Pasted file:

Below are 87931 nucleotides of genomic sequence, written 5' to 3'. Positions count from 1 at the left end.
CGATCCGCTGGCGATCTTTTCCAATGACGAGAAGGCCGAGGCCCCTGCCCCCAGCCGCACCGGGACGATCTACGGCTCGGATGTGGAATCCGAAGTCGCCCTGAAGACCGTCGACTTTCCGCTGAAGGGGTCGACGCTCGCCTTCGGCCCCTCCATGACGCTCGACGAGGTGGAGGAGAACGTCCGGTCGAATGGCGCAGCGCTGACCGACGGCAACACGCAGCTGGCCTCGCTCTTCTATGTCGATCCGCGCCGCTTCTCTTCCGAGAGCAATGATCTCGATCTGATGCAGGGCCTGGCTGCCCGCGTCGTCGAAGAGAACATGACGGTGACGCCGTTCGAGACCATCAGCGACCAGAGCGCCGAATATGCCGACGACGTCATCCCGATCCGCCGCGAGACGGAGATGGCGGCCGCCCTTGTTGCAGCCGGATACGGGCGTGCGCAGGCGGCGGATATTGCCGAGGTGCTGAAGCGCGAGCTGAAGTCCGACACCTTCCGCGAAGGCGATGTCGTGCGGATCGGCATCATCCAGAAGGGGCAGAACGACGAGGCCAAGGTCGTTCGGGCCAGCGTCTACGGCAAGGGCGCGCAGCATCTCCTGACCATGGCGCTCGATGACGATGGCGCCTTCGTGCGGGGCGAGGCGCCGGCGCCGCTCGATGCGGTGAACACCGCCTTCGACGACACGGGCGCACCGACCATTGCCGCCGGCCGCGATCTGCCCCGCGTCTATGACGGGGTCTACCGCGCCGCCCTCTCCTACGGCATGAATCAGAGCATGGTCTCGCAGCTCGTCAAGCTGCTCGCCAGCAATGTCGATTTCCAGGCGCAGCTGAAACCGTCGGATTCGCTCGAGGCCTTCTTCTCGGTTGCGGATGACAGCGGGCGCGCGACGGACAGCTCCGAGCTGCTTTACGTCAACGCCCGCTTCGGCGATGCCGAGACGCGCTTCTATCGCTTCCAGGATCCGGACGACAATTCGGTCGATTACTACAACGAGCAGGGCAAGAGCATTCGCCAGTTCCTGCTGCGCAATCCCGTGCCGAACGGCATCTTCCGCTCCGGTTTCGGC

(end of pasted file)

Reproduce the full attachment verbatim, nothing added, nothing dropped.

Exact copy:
Below are 87931 nucleotides of genomic sequence, written 5' to 3'. Positions count from 1 at the left end.
CGATCCGCTGGCGATCTTTTCCAATGACGAGAAGGCCGAGGCCCCTGCCCCCAGCCGCACCGGGACGATCTACGGCTCGGATGTGGAATCCGAAGTCGCCCTGAAGACCGTCGACTTTCCGCTGAAGGGGTCGACGCTCGCCTTCGGCCCCTCCATGACGCTCGACGAGGTGGAGGAGAACGTCCGGTCGAATGGCGCAGCGCTGACCGACGGCAACACGCAGCTGGCCTCGCTCTTCTATGTCGATCCGCGCCGCTTCTCTTCCGAGAGCAATGATCTCGATCTGATGCAGGGCCTGGCTGCCCGCGTCGTCGAAGAGAACATGACGGTGACGCCGTTCGAGACCATCAGCGACCAGAGCGCCGAATATGCCGACGACGTCATCCCGATCCGCCGCGAGACGGAGATGGCGGCCGCCCTTGTTGCAGCCGGATACGGGCGTGCGCAGGCGGCGGATATTGCCGAGGTGCTGAAGCGCGAGCTGAAGTCCGACACCTTCCGCGAAGGCGATGTCGTGCGGATCGGCATCATCCAGAAGGGGCAGAACGACGAGGCCAAGGTCGTTCGGGCCAGCGTCTACGGCAAGGGCGCGCAGCATCTCCTGACCATGGCGCTCGATGACGATGGCGCCTTCGTGCGGGGCGAGGCGCCGGCGCCGCTCGATGCGGTGAACACCGCCTTCGACGACACGGGCGCACCGACCATTGCCGCCGGCCGCGATCTGCCCCGCGTCTATGACGGGGTCTACCGCGCCGCCCTCTCCTACGGCATGAATCAGAGCATGGTCTCGCAGCTCGTCAAGCTGCTCGCCAGCAATGTCGATTTCCAGGCGCAGCTGAAACCGTCGGATTCGCTCGAGGCCTTCTTCTCGGTTGCGGATGACAGCGGGCGCGCGACGGACAGCTCCGAGCTGCTTTACGTCAACGCCCGCTTCGGCGATGCCGAGACGCGCTTCTATCGCTTCCAGGATCCGGACGACAATTCGGTCGATTACTACAACGAGCAGGGCAAGAGCATTCGCCAGTTCCTGCTGCGCAATCCCGTGCCGAACGGCATCTTCCGCTCCGGTTTCGGC